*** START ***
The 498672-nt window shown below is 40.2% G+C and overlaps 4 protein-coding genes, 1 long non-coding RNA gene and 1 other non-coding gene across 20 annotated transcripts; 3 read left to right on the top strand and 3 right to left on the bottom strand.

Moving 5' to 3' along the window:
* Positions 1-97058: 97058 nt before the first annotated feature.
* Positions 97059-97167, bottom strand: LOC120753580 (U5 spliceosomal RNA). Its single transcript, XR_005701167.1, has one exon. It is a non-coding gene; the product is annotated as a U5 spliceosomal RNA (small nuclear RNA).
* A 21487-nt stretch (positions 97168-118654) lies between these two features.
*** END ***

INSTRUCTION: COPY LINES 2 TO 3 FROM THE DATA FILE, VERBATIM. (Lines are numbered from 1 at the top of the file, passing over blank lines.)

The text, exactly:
Moving 5' to 3' along the window:
* Positions 1-97058: 97058 nt before the first annotated feature.